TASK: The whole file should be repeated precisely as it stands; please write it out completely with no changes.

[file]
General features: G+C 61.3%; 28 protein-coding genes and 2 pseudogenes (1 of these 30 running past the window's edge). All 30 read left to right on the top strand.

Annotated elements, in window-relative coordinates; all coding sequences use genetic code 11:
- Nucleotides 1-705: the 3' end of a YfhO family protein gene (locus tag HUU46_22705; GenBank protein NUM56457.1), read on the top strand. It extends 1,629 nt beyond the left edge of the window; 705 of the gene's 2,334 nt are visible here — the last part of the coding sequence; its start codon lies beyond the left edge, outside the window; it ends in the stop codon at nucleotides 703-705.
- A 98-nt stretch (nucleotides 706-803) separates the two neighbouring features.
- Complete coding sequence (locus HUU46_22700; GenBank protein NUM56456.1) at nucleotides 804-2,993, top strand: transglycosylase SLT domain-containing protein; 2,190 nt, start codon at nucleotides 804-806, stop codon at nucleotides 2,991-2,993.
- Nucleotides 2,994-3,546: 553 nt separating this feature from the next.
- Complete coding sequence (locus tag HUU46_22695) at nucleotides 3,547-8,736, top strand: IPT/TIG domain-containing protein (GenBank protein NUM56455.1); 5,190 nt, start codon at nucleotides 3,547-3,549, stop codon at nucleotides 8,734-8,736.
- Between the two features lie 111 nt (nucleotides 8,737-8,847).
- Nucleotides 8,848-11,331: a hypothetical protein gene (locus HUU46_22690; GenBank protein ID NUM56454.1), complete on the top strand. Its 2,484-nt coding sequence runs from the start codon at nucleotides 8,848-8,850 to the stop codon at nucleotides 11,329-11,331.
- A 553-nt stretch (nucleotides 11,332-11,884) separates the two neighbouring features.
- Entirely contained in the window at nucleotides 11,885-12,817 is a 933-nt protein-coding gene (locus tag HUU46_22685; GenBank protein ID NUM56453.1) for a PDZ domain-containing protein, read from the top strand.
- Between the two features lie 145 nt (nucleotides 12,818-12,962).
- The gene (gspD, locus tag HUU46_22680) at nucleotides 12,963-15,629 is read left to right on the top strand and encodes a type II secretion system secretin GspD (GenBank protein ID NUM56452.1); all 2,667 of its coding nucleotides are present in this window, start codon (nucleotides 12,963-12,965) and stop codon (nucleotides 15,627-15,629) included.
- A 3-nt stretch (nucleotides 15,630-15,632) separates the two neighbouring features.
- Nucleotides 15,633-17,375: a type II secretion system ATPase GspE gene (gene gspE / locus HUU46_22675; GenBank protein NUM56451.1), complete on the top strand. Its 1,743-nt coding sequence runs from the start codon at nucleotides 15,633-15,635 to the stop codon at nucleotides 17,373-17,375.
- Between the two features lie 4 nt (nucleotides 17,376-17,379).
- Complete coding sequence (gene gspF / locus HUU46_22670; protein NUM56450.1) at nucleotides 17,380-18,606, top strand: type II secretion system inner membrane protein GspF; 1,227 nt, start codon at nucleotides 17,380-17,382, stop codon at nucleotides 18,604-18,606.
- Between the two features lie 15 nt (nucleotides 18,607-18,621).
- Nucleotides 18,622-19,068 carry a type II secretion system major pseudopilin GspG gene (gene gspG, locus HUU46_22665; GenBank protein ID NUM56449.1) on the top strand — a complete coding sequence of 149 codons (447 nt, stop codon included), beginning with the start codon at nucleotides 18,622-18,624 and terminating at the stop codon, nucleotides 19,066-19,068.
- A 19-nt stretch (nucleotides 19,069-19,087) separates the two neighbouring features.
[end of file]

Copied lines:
General features: G+C 61.3%; 28 protein-coding genes and 2 pseudogenes (1 of these 30 running past the window's edge). All 30 read left to right on the top strand.

Annotated elements, in window-relative coordinates; all coding sequences use genetic code 11:
- Nucleotides 1-705: the 3' end of a YfhO family protein gene (locus tag HUU46_22705; GenBank protein NUM56457.1), read on the top strand. It extends 1,629 nt beyond the left edge of the window; 705 of the gene's 2,334 nt are visible here — the last part of the coding sequence; its start codon lies beyond the left edge, outside the window; it ends in the stop codon at nucleotides 703-705.
- A 98-nt stretch (nucleotides 706-803) separates the two neighbouring features.
- Complete coding sequence (locus HUU46_22700; GenBank protein NUM56456.1) at nucleotides 804-2,993, top strand: transglycosylase SLT domain-containing protein; 2,190 nt, start codon at nucleotides 804-806, stop codon at nucleotides 2,991-2,993.
- Nucleotides 2,994-3,546: 553 nt separating this feature from the next.
- Complete coding sequence (locus tag HUU46_22695) at nucleotides 3,547-8,736, top strand: IPT/TIG domain-containing protein (GenBank protein NUM56455.1); 5,190 nt, start codon at nucleotides 3,547-3,549, stop codon at nucleotides 8,734-8,736.
- Between the two features lie 111 nt (nucleotides 8,737-8,847).
- Nucleotides 8,848-11,331: a hypothetical protein gene (locus HUU46_22690; GenBank protein ID NUM56454.1), complete on the top strand. Its 2,484-nt coding sequence runs from the start codon at nucleotides 8,848-8,850 to the stop codon at nucleotides 11,329-11,331.
- A 553-nt stretch (nucleotides 11,332-11,884) separates the two neighbouring features.
- Entirely contained in the window at nucleotides 11,885-12,817 is a 933-nt protein-coding gene (locus tag HUU46_22685; GenBank protein ID NUM56453.1) for a PDZ domain-containing protein, read from the top strand.
- Between the two features lie 145 nt (nucleotides 12,818-12,962).
- The gene (gspD, locus tag HUU46_22680) at nucleotides 12,963-15,629 is read left to right on the top strand and encodes a type II secretion system secretin GspD (GenBank protein ID NUM56452.1); all 2,667 of its coding nucleotides are present in this window, start codon (nucleotides 12,963-12,965) and stop codon (nucleotides 15,627-15,629) included.
- A 3-nt stretch (nucleotides 15,630-15,632) separates the two neighbouring features.
- Nucleotides 15,633-17,375: a type II secretion system ATPase GspE gene (gene gspE / locus HUU46_22675; GenBank protein NUM56451.1), complete on the top strand. Its 1,743-nt coding sequence runs from the start codon at nucleotides 15,633-15,635 to the stop codon at nucleotides 17,373-17,375.
- Between the two features lie 4 nt (nucleotides 17,376-17,379).
- Complete coding sequence (gene gspF / locus HUU46_22670; protein NUM56450.1) at nucleotides 17,380-18,606, top strand: type II secretion system inner membrane protein GspF; 1,227 nt, start codon at nucleotides 17,380-17,382, stop codon at nucleotides 18,604-18,606.
- Between the two features lie 15 nt (nucleotides 18,607-18,621).
- Nucleotides 18,622-19,068 carry a type II secretion system major pseudopilin GspG gene (gene gspG, locus HUU46_22665; GenBank protein ID NUM56449.1) on the top strand — a complete coding sequence of 149 codons (447 nt, stop codon included), beginning with the start codon at nucleotides 18,622-18,624 and terminating at the stop codon, nucleotides 19,066-19,068.
- A 19-nt stretch (nucleotides 19,069-19,087) separates the two neighbouring features.